Q: How much can doujinshi artists earn by selling their works?
A: Each doujinshi can be sold for an average of between 500 yen [$4] to 1,000 yen at Comik Market [Japan's largest doujinshi market, held twice a year in Tokyo]. Lines of fans of the most popular doujinshi artists can get up to a couple hundred meters long sometimes. For a famous doujinshi artist, selling 2,000 copies of their work in a day is not too rare. I once sold 8,000 in a day, and I have heard that there was an artist who once did 20,000 copies. Even after taxes and publishing costs, it still can be a massive profit. I do not mind if some doujinshi artists earn from derivative works based on my characters, but some artists might be not too happy about it.
Q: What do you think might happen if stricter copyright protections are implemented?
A: One thing I'm worried about is fans making malicious claims against their rivals. Doujinshi fans are very serious about their favorite characters. Some believe "this character can only be with this character" and such. It might sound ridiculous, but they can really get into it with each other if one doujinshi artist writes a character into a romantic relationship with the "wrong" partner.
Cases like this most likely will not be common, but the mere threat of them could scare fans away from producing their work. ... When I think about me being accused for my previous "Sailor Moon" riffs, it frightens me.
I think police and prosecutors will most likely notify the rights holders before ... prosecuting, if someone were to file a complaint. Because if the original author says, "I accept fan fiction," then police will not be able to punish a fan, even if the fan has already been arrested. Police most likely would not want to go through such trouble, I believe. What I am guessing will happen, though, is that police will go after prosecuting pirated works even if authors haven't filed any complaints.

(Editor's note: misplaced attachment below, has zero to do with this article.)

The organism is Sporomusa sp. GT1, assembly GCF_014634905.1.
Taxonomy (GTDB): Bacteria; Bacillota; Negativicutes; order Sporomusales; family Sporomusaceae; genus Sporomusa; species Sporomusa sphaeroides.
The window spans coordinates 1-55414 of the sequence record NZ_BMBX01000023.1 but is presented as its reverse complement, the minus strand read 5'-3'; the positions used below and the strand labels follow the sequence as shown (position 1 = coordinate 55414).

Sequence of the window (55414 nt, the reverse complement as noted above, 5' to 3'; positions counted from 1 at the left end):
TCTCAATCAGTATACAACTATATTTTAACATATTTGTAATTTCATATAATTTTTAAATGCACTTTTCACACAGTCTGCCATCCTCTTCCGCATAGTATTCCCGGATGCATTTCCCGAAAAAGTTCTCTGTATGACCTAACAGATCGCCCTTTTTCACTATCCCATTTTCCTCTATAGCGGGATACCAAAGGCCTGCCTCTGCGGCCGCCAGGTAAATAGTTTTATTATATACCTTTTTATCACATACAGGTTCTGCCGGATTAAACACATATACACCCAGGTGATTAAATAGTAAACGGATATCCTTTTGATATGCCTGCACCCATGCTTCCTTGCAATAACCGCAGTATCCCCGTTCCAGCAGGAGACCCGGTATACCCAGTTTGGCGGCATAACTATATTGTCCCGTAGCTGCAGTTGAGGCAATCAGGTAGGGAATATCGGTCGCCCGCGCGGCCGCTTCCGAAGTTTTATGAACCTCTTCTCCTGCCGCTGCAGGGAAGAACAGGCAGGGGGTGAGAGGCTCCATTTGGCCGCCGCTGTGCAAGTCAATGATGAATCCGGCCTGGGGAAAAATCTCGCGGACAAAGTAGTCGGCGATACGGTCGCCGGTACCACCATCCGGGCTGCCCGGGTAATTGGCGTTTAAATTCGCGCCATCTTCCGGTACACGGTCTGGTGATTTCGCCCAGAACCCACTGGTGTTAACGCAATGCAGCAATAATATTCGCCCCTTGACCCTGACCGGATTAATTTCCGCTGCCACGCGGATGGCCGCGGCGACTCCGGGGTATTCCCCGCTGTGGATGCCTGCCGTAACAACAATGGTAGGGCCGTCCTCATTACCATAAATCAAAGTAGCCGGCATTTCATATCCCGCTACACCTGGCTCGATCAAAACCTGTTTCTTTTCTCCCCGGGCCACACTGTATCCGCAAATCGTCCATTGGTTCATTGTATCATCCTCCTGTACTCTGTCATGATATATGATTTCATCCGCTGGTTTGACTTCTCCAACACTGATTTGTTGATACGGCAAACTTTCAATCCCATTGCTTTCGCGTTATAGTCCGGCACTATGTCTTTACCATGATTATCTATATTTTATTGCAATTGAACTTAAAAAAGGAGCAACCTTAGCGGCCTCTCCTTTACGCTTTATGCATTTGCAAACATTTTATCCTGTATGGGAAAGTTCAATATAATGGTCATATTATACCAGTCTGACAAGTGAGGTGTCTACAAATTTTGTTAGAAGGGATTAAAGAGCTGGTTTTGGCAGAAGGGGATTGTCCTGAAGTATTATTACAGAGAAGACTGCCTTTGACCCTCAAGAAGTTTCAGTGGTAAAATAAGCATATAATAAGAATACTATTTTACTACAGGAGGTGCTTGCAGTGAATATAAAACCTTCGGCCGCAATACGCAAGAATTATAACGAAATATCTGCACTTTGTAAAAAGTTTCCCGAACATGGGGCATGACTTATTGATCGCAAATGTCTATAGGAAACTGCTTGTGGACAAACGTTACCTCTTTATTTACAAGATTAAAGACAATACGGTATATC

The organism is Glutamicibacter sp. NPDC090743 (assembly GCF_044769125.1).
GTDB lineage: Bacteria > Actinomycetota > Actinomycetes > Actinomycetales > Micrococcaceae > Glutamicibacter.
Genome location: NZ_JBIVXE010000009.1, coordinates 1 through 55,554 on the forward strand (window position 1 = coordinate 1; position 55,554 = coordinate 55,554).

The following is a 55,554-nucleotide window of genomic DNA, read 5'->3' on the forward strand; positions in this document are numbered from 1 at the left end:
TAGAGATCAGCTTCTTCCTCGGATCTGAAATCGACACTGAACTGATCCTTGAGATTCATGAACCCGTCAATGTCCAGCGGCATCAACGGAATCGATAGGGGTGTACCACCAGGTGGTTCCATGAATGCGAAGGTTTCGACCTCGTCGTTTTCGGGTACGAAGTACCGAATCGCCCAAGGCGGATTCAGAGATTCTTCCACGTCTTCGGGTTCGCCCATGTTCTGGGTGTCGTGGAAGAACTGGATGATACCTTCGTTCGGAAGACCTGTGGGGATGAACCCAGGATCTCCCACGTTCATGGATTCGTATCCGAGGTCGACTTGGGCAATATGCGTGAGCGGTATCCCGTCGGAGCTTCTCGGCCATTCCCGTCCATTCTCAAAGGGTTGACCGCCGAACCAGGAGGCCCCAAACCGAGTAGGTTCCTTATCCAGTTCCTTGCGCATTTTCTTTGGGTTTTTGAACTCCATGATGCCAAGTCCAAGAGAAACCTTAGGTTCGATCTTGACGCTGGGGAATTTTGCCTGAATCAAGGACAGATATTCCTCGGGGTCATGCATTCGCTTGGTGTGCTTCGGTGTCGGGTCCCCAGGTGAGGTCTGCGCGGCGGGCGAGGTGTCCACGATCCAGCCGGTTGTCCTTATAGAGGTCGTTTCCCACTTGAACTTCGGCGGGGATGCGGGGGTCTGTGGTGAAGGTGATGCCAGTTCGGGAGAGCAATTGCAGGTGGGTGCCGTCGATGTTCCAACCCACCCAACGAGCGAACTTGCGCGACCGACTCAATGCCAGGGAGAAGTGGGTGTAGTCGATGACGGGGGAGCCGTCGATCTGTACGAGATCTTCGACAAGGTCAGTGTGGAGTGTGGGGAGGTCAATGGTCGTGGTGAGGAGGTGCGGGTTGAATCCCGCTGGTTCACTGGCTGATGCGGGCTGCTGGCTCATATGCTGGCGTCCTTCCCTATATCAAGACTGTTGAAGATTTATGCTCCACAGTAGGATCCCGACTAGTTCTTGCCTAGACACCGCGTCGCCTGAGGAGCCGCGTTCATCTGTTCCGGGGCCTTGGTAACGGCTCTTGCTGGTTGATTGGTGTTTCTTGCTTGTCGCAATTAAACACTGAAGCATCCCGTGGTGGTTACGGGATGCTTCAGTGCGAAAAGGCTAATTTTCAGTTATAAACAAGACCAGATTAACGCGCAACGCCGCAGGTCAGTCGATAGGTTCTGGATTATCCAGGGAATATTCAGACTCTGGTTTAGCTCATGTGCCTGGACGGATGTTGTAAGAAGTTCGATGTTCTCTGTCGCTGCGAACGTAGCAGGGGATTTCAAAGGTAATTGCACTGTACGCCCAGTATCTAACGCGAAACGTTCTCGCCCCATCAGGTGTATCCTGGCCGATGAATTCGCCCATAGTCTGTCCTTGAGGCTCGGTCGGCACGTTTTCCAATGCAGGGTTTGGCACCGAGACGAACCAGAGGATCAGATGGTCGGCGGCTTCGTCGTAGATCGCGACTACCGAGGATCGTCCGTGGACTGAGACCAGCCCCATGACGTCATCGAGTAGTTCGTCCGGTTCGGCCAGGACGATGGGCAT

Q: What does the doujinshi world mean to you?
A: Two weeks ago, I went to France to attend the Japan Expo. There were so many participants, over 240,000 people, during the four days. It's fascinating to see international fans dressing up as my characters. So much fun. And manga and anime fever like that can be seen in Taiwan and South Korea and in many other countries, too. Just seeing or even knowing that gives me and other authors great energy. What motivates us to write is not just because fans buy our works. The doujinshi market also has been serving to boost the whole manga world. It has been a proving ground for future professionals and a place to hang out for die-hard fans.
Q: Should it be regulated?
A: I want to see some flexibility for copyright protection in the TPP. If they ban literally everything, then there will not be any space left for each country [to decide what is and is not legal in its own unique pop culture sphere].
So having a statement like, "Certain areas should fall under the purview of domestic laws," would be supportive of the manga universe. Then domestic laws can decide what kinds of cases -- like repeat violations by the same person or malicious cases in which profits go to mafia groups -- are punishable.
Interviewed by Nikkei staff writer Mariko Tai